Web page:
New Delhi: Truck maker Ashok Leyland plans to steadily expand its compressed natural gas (CNG) range to draw in up to 40% of sales in its intermediate commercial vehicle (ICV) segment from this fuel, a company official said.
The move follows the truck maker losing market share in the ICV market, the largest volume generator in the commercial vehicle space, after it deferred a CNG launch.
Meanwhile, Leyland continues to develop its electric vehicle (EV) range and E-Mobility-as-a-service (E-MaaS) portfolio within electric mobility arm Switch Mobility, which aims to raise $200 million to $ 300 million in an ongoing funding round, with an outlook for more rounds in the future.
"Our competition quickly appeared when the intermediate truck market started to switch to CNG. They could quickly switch to CNG based on their bus engines, but we wanted to create a quick transition to CNG," said Sanjeev Kumar, Head of Medium & Heavy Commercial Vehicles (M & HCVs), Ashok Leyland Truck Engines.
"We came up with an engine with the highest horsepower and torque in this segment and it would be a huge differentiator for Leyland. So it took time, but the idea was to create a complete baked product," said Kumar.
Ashok Leyland has announced the launch of 14 and 16 tonne CNG trucks, with plans to expand to 11 tonne in the next two months and eventually also to multi-axle vehicles, he said.
The launch comes at a time when the commercial vehicle market is recovering from a three-year slump.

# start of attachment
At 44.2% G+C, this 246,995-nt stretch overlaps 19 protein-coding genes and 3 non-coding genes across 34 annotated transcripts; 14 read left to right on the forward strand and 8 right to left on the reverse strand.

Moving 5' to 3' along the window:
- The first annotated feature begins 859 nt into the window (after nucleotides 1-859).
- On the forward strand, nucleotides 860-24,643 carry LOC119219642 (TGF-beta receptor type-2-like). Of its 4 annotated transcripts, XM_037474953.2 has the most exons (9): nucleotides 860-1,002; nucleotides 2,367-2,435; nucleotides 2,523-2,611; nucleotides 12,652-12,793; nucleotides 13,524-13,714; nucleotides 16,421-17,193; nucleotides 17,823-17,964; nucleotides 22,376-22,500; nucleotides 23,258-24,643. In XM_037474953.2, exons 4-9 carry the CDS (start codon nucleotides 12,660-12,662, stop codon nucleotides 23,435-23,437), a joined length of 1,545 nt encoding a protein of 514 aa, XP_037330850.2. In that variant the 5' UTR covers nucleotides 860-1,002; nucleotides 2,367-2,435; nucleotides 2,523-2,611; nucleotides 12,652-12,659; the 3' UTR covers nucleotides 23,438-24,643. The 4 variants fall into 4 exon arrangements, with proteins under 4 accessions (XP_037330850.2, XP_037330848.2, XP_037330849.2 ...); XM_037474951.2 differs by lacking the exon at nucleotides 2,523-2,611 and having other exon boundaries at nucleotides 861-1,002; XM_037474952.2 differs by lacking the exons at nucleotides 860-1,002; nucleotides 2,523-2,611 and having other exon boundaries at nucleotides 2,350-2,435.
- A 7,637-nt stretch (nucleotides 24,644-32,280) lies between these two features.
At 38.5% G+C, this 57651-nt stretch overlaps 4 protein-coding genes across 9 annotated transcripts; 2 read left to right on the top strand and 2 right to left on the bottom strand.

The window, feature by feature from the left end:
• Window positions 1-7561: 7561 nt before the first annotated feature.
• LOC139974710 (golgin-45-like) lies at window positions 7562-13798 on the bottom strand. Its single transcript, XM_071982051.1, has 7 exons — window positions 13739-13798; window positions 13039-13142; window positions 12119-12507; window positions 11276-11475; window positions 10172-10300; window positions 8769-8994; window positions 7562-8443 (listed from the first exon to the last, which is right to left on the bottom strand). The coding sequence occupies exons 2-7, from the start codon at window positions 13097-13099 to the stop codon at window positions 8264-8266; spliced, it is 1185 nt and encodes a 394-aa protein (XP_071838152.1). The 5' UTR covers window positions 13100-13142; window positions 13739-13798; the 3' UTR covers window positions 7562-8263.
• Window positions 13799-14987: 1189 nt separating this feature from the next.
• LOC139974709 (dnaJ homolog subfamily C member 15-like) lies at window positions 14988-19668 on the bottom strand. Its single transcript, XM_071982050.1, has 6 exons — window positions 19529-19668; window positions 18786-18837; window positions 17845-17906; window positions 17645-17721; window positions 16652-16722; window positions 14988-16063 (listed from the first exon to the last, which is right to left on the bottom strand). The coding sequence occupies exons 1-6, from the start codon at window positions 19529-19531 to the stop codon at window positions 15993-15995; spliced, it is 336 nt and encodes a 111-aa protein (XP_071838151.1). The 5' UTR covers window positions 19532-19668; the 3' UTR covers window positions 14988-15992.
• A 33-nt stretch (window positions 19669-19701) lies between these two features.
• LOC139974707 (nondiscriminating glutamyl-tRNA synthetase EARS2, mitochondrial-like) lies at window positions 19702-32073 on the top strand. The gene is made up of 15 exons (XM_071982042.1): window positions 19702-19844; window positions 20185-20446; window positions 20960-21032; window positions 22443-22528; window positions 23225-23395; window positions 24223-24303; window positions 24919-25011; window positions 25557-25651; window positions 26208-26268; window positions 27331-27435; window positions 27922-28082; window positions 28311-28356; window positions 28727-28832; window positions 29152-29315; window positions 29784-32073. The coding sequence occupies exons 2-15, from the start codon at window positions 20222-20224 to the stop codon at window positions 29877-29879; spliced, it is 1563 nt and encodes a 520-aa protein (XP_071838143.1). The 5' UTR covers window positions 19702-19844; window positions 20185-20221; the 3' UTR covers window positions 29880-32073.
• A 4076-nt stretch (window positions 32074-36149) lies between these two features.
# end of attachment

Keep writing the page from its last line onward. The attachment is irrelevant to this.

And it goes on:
“We are seeing positive signs from many applications. E-commerce and steel are doing well, cement is also making a comeback. Many contracts are being awarded for many infrastructure projects. In the last six months, we have seen significant action in coal. and iron ore, which are two big sources of demand. With the budget provided by the government, we will see a lot of action on capital spending," Kumar said.
In the intermediate and light commercial vehicle market, fleet operators prefer CNG over diesel because the former offers much lower operating costs. The rapid growth in the number of CNG filling stations and the green tax on diesel CVs are also accelerating its adoption.
CNG represents 35%-40% of the ICV market and more than 10% of the entire commercial vehicle market today.
According to Kumar, there is a shortage of trucks working with fleet operators, which is stimulating demand.
Leyland is also developing alternative fuel technologies such as liquefied natural gas (LNG) as a potential alternative to diesel-powered M&HCVs. The idea, according to Kumar, is to be able to bring these technologies to market when the ecosystem necessary for their adoption has matured.
Meanwhile, Switch Mobility plans to launch E-MaaS in India soon and is in talks with private equity investors to raise $200 million to $300 million, according to Gopal Mahadevan, chief financial officer, Ashok Leyland.